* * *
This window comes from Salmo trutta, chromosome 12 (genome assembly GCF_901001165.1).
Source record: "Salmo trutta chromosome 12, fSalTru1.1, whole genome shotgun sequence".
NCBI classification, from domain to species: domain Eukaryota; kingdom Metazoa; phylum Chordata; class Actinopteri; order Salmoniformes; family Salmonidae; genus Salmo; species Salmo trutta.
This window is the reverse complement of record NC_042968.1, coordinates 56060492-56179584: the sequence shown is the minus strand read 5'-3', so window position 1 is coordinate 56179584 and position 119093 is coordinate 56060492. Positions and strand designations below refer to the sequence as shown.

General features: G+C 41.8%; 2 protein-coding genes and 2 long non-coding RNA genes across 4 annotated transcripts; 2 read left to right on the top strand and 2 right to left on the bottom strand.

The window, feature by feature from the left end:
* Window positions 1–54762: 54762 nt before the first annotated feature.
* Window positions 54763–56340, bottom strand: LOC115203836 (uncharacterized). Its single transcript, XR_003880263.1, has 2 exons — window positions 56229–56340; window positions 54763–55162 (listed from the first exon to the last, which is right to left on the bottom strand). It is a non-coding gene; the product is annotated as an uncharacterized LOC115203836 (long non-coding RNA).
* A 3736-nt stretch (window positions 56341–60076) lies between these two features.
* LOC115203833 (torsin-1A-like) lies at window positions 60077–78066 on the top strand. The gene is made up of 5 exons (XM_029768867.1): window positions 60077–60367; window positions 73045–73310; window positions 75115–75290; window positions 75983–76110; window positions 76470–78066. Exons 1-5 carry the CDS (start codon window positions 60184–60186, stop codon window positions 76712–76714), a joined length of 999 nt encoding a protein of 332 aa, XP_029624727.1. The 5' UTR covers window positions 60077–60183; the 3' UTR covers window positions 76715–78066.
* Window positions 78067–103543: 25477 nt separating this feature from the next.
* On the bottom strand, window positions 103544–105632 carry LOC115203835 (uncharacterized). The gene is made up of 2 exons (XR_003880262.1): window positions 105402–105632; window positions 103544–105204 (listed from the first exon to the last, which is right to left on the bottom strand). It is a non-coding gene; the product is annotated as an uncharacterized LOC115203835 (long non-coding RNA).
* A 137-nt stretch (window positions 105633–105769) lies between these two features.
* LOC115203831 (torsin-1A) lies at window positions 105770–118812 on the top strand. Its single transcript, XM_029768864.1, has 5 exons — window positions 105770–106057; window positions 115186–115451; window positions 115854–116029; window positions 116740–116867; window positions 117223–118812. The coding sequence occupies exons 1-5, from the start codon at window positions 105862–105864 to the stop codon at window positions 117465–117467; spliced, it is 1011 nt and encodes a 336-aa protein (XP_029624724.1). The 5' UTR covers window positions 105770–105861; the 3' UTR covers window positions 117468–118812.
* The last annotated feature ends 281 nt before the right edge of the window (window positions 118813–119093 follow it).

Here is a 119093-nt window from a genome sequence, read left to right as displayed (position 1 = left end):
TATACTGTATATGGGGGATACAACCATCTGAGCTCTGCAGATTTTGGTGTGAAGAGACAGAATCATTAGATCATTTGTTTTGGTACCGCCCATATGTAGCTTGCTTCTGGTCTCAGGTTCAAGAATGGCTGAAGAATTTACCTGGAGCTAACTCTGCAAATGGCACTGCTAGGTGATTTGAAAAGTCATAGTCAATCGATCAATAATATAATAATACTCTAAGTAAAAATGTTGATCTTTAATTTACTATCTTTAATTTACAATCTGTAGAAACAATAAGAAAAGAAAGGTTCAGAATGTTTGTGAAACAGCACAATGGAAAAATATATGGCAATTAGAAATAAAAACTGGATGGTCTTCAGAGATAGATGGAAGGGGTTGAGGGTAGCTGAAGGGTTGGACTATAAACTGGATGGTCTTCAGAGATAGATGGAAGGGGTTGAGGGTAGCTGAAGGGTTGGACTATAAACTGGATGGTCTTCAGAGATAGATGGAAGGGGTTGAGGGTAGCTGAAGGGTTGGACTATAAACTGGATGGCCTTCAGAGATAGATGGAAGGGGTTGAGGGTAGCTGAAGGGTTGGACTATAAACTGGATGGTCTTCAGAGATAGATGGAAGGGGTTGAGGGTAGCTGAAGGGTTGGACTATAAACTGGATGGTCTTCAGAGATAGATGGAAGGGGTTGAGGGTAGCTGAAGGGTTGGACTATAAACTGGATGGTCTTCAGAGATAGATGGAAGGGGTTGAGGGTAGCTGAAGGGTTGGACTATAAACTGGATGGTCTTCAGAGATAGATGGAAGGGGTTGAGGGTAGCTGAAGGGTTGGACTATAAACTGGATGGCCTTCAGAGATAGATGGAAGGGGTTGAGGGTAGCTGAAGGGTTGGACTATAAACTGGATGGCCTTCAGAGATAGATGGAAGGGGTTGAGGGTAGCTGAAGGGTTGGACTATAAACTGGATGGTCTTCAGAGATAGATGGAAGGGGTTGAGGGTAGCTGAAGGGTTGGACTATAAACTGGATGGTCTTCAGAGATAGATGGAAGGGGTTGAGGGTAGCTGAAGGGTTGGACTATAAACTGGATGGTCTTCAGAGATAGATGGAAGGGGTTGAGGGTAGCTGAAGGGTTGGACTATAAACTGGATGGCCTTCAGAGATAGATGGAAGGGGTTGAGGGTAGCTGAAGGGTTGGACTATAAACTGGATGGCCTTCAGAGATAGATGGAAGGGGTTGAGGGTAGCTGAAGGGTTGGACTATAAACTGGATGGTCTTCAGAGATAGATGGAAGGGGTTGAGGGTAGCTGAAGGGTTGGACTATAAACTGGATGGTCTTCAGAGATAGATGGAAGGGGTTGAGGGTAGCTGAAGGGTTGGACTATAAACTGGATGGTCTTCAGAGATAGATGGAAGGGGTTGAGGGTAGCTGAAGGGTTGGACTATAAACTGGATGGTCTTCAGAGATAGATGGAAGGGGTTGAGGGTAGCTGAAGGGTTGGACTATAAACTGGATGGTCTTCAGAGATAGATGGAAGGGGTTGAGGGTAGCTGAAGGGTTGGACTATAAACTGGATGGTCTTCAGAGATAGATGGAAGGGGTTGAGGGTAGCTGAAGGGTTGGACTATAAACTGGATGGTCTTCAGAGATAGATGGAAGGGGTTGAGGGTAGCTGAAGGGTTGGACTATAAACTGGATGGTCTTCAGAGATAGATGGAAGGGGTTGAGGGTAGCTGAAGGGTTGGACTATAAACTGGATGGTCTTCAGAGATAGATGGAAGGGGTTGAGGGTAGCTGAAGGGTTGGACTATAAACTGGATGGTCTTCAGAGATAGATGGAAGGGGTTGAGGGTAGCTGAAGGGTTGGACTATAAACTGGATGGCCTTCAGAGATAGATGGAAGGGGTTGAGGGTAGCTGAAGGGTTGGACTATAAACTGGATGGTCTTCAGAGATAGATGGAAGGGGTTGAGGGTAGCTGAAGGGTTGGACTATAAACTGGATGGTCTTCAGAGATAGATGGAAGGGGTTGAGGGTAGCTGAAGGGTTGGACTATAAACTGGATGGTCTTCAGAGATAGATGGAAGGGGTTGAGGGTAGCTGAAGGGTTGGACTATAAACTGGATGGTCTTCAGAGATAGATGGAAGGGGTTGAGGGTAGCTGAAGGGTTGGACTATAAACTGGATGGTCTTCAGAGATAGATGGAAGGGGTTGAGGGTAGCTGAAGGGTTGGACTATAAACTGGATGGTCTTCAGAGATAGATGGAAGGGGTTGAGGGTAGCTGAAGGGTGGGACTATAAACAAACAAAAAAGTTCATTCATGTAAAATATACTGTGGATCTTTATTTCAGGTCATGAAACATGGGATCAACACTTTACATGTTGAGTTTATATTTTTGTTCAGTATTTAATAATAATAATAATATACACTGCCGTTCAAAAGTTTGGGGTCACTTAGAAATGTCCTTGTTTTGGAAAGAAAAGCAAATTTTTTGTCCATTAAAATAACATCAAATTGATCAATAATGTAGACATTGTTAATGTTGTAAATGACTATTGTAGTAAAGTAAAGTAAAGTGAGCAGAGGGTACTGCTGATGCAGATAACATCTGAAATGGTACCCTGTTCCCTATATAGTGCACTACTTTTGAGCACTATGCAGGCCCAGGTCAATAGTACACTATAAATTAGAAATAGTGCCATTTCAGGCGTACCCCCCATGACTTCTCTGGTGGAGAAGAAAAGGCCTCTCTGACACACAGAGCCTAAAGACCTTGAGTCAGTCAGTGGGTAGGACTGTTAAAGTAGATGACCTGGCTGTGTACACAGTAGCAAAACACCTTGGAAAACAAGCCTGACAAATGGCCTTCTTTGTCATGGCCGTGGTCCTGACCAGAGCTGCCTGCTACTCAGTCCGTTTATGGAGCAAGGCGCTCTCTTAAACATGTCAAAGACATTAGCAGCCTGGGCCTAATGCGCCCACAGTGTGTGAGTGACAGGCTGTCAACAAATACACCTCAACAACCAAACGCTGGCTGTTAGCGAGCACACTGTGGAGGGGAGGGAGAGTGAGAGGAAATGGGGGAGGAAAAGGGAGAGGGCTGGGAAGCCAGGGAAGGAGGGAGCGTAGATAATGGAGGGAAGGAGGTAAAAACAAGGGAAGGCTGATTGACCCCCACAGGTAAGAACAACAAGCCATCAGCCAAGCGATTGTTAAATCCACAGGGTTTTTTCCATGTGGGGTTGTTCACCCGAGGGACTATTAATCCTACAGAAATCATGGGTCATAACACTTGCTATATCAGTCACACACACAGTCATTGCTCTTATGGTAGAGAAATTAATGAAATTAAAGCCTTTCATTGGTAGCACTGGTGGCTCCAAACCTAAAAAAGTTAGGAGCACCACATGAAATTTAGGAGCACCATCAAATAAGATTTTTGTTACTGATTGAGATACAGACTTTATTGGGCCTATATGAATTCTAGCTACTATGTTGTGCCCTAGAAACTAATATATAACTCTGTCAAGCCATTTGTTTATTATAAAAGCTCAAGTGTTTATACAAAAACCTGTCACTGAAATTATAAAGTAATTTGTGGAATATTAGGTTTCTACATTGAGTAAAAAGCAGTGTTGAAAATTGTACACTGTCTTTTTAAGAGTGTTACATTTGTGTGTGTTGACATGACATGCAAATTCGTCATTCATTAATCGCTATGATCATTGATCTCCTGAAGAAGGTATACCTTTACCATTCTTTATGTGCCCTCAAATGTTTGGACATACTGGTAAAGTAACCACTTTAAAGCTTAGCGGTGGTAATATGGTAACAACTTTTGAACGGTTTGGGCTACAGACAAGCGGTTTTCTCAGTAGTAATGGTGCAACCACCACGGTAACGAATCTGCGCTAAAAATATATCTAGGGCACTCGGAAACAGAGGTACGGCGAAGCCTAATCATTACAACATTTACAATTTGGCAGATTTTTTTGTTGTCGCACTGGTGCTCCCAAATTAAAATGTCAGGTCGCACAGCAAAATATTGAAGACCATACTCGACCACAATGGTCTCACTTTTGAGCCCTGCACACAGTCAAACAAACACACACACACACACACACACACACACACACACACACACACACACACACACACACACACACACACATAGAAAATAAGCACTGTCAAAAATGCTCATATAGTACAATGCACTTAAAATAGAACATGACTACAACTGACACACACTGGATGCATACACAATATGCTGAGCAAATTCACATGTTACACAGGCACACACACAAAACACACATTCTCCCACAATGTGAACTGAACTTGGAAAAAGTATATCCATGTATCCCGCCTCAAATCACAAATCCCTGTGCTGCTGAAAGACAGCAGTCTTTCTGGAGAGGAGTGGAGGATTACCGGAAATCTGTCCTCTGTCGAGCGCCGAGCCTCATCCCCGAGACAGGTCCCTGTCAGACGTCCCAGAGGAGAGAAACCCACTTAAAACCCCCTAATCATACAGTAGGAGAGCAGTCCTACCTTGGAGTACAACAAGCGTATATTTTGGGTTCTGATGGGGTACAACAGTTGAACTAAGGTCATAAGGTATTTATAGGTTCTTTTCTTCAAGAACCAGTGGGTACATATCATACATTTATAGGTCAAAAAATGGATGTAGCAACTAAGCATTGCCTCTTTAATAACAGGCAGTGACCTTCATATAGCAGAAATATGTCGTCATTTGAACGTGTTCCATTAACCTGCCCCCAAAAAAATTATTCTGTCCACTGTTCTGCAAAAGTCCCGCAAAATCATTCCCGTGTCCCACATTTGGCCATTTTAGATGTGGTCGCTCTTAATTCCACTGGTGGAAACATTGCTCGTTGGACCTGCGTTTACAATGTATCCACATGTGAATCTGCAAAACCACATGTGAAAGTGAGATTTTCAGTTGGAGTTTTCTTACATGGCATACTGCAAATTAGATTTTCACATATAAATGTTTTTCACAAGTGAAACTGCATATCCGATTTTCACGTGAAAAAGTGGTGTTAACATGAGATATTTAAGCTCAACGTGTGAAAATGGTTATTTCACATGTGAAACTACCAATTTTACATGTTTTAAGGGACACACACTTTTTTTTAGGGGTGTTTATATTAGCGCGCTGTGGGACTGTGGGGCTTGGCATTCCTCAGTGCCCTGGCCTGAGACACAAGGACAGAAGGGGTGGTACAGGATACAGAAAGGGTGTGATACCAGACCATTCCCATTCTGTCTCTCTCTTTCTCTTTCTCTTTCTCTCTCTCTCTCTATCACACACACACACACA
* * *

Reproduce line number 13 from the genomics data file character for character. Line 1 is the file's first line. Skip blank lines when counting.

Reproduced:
* A 137-nt stretch (window positions 105633–105769) lies between these two features.